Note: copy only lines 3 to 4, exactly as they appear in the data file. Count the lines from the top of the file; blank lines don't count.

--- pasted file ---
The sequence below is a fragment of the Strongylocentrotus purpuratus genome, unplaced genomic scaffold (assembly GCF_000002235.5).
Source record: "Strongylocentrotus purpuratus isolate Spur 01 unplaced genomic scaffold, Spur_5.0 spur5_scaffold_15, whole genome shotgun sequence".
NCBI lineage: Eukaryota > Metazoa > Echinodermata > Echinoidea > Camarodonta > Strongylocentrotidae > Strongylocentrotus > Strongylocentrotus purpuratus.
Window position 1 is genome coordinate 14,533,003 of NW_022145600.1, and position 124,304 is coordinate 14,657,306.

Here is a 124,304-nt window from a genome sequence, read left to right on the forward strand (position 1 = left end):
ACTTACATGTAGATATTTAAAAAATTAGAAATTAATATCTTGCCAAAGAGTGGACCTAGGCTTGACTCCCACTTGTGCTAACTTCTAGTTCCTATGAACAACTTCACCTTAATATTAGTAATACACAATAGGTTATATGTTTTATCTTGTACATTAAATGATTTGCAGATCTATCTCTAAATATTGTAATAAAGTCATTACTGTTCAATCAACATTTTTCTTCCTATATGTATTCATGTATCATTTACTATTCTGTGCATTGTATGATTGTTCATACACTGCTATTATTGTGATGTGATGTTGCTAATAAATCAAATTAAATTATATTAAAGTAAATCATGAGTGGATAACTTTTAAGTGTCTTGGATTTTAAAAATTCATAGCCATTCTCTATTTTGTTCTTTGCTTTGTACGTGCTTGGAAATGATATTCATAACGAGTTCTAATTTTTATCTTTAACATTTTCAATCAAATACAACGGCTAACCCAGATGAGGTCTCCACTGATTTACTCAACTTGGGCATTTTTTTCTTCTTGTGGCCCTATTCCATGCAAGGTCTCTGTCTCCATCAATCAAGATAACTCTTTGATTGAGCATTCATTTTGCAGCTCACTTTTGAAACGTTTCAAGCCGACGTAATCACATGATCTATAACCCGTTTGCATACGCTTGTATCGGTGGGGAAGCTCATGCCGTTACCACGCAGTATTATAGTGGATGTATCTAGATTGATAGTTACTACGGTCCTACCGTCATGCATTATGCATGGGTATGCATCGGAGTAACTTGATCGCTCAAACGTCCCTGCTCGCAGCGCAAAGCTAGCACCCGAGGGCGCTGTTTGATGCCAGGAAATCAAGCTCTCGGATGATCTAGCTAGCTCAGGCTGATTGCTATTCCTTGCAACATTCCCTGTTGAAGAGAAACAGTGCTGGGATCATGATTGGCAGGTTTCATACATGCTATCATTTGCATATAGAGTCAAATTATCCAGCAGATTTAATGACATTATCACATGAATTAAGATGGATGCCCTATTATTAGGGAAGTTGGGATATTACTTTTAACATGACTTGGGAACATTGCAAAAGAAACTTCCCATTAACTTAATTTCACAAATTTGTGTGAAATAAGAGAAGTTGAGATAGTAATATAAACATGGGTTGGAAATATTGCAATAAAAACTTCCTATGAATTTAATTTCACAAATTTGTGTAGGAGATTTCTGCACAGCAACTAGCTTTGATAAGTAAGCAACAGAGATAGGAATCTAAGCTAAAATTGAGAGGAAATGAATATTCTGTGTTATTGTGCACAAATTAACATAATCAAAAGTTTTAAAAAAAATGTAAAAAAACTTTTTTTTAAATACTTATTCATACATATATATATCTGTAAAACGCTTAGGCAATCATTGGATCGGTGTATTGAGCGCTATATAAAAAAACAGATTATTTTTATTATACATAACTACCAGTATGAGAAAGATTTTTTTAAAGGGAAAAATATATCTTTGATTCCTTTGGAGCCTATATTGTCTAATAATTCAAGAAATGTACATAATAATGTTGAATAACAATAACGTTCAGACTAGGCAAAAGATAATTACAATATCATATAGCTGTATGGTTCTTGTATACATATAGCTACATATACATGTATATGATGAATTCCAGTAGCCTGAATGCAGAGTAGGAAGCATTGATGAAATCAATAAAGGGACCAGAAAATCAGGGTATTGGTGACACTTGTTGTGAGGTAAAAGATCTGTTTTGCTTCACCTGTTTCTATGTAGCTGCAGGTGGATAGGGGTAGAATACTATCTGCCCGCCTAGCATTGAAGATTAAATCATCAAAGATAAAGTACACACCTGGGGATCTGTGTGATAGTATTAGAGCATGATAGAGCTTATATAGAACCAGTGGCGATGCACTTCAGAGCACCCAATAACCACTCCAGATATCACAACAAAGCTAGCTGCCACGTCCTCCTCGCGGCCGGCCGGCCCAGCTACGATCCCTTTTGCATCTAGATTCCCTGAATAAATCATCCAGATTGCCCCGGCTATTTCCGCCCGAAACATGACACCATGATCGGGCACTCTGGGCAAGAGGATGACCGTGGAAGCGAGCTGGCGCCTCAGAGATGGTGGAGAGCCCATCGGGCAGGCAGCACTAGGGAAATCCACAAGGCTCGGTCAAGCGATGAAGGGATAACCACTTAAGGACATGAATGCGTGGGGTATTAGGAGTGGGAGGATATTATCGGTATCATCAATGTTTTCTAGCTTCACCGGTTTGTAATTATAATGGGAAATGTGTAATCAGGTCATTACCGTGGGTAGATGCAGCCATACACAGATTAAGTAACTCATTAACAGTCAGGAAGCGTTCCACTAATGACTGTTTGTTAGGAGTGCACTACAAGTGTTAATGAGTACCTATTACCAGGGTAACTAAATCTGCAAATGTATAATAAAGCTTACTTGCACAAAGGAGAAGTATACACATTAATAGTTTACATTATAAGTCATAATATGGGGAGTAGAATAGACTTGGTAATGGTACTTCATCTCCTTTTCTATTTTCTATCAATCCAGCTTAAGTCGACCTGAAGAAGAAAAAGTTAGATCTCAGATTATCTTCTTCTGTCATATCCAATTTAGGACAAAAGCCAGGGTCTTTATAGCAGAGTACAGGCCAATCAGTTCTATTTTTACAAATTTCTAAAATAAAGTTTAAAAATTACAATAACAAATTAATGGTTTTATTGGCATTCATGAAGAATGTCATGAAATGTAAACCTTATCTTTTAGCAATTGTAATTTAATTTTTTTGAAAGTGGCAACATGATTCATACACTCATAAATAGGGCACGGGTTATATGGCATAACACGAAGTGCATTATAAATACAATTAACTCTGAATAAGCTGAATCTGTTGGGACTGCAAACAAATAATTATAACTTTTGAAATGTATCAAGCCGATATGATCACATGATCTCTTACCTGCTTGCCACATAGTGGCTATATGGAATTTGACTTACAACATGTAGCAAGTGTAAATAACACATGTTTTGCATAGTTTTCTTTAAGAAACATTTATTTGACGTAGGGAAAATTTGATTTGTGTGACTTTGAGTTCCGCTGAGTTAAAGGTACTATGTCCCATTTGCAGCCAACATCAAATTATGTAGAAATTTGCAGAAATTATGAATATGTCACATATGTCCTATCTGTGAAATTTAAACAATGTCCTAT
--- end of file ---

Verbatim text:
NCBI lineage: Eukaryota > Metazoa > Echinodermata > Echinoidea > Camarodonta > Strongylocentrotidae > Strongylocentrotus > Strongylocentrotus purpuratus.
Window position 1 is genome coordinate 14,533,003 of NW_022145600.1, and position 124,304 is coordinate 14,657,306.